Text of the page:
At Creekside Cottages 60 years of experience has helped to uncover some magical places to stay in one of the loveliest parts of Cornwall. The collection of waterside properties offers everything from luxurious architect designed modern homes for large parties to an intimate fisherman’s cottage for two. Or how about staying on a farm or overlooking a river? Perhaps somewhere that offers access to a private beach?
If you are staying at one of their properties, here are some hidden gems in this part of Cornwall to explore.
The best views of this 18th century Grade II* listed manor house near Feock are undoubtedly from the river. If you’re on the other side of the River Fal, access is via the King Harry Ferry.
The National Trust house is on its own peninsula which offers panoramic views down the Carrick Roads towards Falmouth. The property offers lots of fascinating things including a forgotten room, completely sealed off from the rest of the house and only accessible through the floorboards of an under stairs cupboard.
The grounds are worth exploring too – 300 acres of parkland and secluded oak woodlands away from the more formal gardens. And there’s a rather lovely art gallery too.
An atmospheric 20-acre nature reserve managed by the Cornwall Wildlife Trust, where wildlife thrives amongst the trees and the fast-flowing river. There’s a circular walking route that meanders past ivy-covered walls before dropping down to the water.
But Kennall Vale has a secret past. In its early 19th century heyday, the fast-flowing river drove water wheels which powered the buildings where they made gunpowder for Cornwall’s mines and quarries. Production ended in 1910 and the buildings and equipment fell into ruin, providing a ghostly atmosphere in fading light. It is now designated a Cornish Mining World Heritage area.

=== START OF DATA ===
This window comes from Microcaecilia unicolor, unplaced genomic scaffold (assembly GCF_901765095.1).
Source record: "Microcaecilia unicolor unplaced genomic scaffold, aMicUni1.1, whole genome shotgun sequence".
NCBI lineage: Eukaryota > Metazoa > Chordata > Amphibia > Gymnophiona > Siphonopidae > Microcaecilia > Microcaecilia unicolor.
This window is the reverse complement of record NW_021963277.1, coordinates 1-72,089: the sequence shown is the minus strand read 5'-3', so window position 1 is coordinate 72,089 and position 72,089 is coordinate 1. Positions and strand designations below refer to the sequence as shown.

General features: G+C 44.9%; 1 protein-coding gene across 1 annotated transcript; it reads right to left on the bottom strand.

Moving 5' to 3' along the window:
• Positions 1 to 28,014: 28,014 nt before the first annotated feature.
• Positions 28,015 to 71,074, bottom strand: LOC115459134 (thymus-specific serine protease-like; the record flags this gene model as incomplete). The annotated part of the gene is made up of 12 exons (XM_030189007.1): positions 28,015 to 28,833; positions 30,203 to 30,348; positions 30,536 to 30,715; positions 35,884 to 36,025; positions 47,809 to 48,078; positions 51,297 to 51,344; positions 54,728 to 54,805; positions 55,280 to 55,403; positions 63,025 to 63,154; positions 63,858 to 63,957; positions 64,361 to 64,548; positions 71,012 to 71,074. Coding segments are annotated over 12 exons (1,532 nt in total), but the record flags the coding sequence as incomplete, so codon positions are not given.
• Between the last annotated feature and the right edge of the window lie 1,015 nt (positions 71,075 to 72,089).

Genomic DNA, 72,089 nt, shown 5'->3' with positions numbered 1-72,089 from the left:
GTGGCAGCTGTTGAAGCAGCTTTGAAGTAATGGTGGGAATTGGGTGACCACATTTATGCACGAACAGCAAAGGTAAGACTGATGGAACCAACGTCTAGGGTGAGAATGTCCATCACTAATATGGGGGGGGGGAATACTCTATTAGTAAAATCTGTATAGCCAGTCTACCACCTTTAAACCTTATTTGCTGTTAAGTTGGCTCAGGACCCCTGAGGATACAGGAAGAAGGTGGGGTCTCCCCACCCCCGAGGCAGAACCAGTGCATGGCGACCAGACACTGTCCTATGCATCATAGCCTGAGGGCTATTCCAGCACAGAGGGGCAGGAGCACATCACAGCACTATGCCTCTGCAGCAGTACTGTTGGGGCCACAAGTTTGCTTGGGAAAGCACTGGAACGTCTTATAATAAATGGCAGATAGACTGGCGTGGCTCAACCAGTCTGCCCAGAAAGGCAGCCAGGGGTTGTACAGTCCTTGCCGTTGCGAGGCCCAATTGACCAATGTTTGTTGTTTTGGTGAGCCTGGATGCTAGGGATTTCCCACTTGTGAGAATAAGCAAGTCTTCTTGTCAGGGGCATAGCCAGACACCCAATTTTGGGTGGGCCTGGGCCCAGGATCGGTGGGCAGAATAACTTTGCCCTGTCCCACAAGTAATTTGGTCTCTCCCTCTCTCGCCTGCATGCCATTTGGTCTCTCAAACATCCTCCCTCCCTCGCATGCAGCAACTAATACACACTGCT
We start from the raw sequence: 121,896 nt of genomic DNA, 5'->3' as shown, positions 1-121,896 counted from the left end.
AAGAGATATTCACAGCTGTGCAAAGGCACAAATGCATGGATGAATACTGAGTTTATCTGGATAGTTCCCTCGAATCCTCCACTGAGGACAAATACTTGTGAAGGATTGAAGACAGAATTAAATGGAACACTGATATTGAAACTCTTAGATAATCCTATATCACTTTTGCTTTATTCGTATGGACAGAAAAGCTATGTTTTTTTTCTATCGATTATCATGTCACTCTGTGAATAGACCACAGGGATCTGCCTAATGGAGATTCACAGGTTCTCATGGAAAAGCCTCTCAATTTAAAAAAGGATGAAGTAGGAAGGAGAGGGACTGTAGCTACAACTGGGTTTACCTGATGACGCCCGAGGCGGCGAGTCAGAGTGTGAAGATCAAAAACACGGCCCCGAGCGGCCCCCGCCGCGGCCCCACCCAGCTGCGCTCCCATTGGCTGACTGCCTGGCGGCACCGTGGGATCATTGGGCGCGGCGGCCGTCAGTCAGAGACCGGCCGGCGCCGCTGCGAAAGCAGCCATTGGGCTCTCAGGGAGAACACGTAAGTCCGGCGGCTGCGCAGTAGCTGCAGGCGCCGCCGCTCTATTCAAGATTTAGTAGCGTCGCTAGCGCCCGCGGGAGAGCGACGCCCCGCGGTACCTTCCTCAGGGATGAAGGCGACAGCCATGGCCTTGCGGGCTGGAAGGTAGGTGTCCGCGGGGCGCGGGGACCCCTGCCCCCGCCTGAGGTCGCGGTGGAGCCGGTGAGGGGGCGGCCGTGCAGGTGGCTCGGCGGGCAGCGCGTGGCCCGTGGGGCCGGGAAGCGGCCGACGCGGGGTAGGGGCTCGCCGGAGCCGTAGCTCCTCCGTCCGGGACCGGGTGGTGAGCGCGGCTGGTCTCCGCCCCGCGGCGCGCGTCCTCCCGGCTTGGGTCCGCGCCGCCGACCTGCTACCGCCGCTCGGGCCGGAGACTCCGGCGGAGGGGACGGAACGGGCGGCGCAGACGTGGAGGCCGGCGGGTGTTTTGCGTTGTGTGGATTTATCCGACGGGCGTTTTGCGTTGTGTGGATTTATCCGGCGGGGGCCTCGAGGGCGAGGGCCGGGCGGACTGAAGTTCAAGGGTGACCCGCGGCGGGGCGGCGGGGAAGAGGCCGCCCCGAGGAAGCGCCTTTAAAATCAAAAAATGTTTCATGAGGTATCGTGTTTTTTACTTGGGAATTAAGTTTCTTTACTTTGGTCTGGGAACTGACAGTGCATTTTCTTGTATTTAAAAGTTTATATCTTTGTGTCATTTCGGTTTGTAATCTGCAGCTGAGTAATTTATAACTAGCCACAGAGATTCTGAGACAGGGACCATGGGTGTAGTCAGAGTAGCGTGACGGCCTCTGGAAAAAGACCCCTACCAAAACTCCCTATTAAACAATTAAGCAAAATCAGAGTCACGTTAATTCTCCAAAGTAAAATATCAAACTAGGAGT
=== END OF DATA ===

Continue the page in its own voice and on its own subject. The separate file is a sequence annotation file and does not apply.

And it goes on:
The Ferry Boat Inn
Daphne du Maurier found inspiration for her romantic novel, Frenchman’s Creek, from the tributary with that name which runs down to the Helford River. This area certainly oozes romance and atmosphere.
On the opposite side of the water at North Helford Passage you will find the 300-year-old Ferry Boat Inn, surrounded by woodland and countryside and looking directly out on to the water. From the Ferry Boat Inn you can walk along the South West Coast Path to the grey sand and shingle Durgan Beach, less than a mile away.
The pretty little village of Mylor Bridge, with its thriving community, is in an Area of Outstanding Natural Beauty and home to 14 properties managed by Creekside Cottages.
There has been a place of worship here since the 5th century with the Normans building a stone church on the site in typical style in the 12th century. There are 15th century additions including stone pillars and arches. In the graveyard, you will find a 17ft Celtic cross and many headstones marking the resting place of those connected to the sea - including Falmouth Packet captains and dozens of men and boys from the training ship HMS Ganges, which was moored nearby in the late 19th century. Take a leisurely walk from the village down to pretty Restronguet Creek – which is home to Beach Cottage and 9 other properties within the Restronguet area.
Take a look at Creekside Cottages property portfolio here.